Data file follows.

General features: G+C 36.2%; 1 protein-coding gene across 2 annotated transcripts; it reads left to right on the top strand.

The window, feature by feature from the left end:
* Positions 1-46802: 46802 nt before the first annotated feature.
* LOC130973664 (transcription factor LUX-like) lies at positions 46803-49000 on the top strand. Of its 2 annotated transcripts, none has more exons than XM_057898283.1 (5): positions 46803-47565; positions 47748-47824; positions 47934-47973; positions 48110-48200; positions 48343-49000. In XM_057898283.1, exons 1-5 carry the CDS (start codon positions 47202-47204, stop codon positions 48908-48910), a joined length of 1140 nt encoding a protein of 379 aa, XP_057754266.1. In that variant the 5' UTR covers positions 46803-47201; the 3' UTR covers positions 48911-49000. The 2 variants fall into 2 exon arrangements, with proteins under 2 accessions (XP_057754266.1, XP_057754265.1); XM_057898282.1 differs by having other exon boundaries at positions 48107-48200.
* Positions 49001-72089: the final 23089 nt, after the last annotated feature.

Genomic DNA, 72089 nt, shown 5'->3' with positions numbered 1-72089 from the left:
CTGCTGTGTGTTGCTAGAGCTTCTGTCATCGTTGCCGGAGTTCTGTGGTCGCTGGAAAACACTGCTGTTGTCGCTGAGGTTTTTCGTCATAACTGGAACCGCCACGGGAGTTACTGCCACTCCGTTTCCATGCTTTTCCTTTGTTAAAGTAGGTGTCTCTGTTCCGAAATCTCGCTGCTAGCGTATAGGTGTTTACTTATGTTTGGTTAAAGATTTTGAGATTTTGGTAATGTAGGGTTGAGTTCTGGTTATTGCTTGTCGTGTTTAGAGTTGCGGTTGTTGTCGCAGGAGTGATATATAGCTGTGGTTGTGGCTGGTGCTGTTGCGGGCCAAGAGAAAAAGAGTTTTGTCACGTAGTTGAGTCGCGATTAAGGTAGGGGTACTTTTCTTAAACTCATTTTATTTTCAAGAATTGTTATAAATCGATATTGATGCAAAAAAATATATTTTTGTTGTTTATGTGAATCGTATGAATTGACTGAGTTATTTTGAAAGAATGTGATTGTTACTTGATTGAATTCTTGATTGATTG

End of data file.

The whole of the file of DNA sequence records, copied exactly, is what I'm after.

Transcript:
General features: G+C 36.2%; 1 protein-coding gene across 2 annotated transcripts; it reads left to right on the top strand.

The window, feature by feature from the left end:
* Positions 1-46802: 46802 nt before the first annotated feature.
* LOC130973664 (transcription factor LUX-like) lies at positions 46803-49000 on the top strand. Of its 2 annotated transcripts, none has more exons than XM_057898283.1 (5): positions 46803-47565; positions 47748-47824; positions 47934-47973; positions 48110-48200; positions 48343-49000. In XM_057898283.1, exons 1-5 carry the CDS (start codon positions 47202-47204, stop codon positions 48908-48910), a joined length of 1140 nt encoding a protein of 379 aa, XP_057754266.1. In that variant the 5' UTR covers positions 46803-47201; the 3' UTR covers positions 48911-49000. The 2 variants fall into 2 exon arrangements, with proteins under 2 accessions (XP_057754266.1, XP_057754265.1); XM_057898282.1 differs by having other exon boundaries at positions 48107-48200.
* Positions 49001-72089: the final 23089 nt, after the last annotated feature.

Genomic DNA, 72089 nt, shown 5'->3' with positions numbered 1-72089 from the left:
CTGCTGTGTGTTGCTAGAGCTTCTGTCATCGTTGCCGGAGTTCTGTGGTCGCTGGAAAACACTGCTGTTGTCGCTGAGGTTTTTCGTCATAACTGGAACCGCCACGGGAGTTACTGCCACTCCGTTTCCATGCTTTTCCTTTGTTAAAGTAGGTGTCTCTGTTCCGAAATCTCGCTGCTAGCGTATAGGTGTTTACTTATGTTTGGTTAAAGATTTTGAGATTTTGGTAATGTAGGGTTGAGTTCTGGTTATTGCTTGTCGTGTTTAGAGTTGCGGTTGTTGTCGCAGGAGTGATATATAGCTGTGGTTGTGGCTGGTGCTGTTGCGGGCCAAGAGAAAAAGAGTTTTGTCACGTAGTTGAGTCGCGATTAAGGTAGGGGTACTTTTCTTAAACTCATTTTATTTTCAAGAATTGTTATAAATCGATATTGATGCAAAAAAATATATTTTTGTTGTTTATGTGAATCGTATGAATTGACTGAGTTATTTTGAAAGAATGTGATTGTTACTTGATTGAATTCTTGATTGATTG